Kremlin objects to the ruling that blamed Russia for deaths of more than 300 hostages in 2004.
Call it Cold War 2.0 or any other name, it is beyond doubt that Russia and the West are at a lowest point in their relationship since the dissolution of the Soviet Union in 1991.
The reset of ties that President Donald Trump promised to usher in is over before it even started, cut short by the scandal over Russian interference in the US elections and the US strikes against Bashar al-Assad’s regime in Syria.
After insisting that US support for NATO is conditional on allies paying in their fair share, Trump is now reassuring everyone that the commitment is “ironclad”.
Michael Flynn is long gone and Russia sceptics such as Defence Secretary James Mattis and National Security Adviser H R McMaster set the tune.
But can this low point in relations actually lead to a direct conflict between Russia and NATO?
The war in Eastern Ukraine goes on underreported and Vladimir Putin ratchets up his rhetoric. In a statement on 12 April, he pledged to fight back “colour revolutions” in any of the post-Soviet countries within the Russia-led Collective Security Treaty Organisation: Armenia, Belarus, Kazakhstan, Kyrgyzstan, and Tajikistan. As ever, Russia is ready to cut deals with the West outside its “near abroad” but insists that the latter should stay off limits.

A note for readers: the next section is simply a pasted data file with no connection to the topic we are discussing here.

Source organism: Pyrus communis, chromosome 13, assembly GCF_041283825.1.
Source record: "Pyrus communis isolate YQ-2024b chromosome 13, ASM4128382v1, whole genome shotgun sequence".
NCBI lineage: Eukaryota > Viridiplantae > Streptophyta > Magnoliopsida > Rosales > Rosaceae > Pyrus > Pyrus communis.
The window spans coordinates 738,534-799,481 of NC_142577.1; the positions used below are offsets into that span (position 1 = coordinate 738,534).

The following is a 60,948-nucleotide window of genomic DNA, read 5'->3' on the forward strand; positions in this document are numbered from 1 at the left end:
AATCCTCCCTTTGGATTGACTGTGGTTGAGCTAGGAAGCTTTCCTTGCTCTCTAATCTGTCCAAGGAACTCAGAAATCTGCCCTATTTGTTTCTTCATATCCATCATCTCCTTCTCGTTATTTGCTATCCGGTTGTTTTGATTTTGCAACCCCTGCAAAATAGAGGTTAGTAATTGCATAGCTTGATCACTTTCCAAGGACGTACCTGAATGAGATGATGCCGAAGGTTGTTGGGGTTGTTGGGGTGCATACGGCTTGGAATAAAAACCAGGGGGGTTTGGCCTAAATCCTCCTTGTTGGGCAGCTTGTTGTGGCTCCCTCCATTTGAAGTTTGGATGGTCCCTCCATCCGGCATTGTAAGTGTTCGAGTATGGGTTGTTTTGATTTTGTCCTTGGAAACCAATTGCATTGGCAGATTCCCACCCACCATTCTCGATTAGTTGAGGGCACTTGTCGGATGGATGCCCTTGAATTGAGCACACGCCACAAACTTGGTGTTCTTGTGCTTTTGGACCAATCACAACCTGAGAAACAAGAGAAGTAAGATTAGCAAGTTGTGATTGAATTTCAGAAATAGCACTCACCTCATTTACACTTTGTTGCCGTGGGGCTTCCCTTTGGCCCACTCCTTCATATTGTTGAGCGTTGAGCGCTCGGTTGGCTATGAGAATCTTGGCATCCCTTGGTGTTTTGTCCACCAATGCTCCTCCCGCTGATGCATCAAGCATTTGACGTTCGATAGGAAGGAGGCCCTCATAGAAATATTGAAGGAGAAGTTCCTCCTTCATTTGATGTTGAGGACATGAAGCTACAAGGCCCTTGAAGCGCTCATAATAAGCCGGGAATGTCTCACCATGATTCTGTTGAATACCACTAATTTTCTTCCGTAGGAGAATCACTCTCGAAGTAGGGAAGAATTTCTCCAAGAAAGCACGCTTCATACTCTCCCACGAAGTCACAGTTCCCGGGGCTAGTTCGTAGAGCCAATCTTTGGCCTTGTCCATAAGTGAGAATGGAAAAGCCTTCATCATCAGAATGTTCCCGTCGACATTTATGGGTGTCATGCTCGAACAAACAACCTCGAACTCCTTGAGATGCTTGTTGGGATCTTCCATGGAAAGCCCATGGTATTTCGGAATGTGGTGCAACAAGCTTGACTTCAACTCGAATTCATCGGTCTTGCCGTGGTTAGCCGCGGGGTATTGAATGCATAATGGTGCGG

The vexing issue is where the line is drawn separating the Russian from the Western spheres of influence. The three Baltic states fear that they, too, could fall prey to Russian aggression. The traumatic memories of their annexation in 1940 by the Soviets have left a deep imprint. Justifiably or not, the presence of Russian-speaking communities makes the Crimean precedent painfully relevant to Estonia and Latvia.
Putin's calculation appears to be that the scarier he seems, the more political traction he has.
It is hardly surprising that those nations have cheered NATO’s decision to upgrade its role, switching from “reassurance” to “enhanced forward presence”, to use the alliance’s lingo. Not only has NATO developed contingency plans on how to counteract a putative Russian invasion but also resolved to send in battalion-size battlegroups in each of the three Baltic countries, as well as Poland.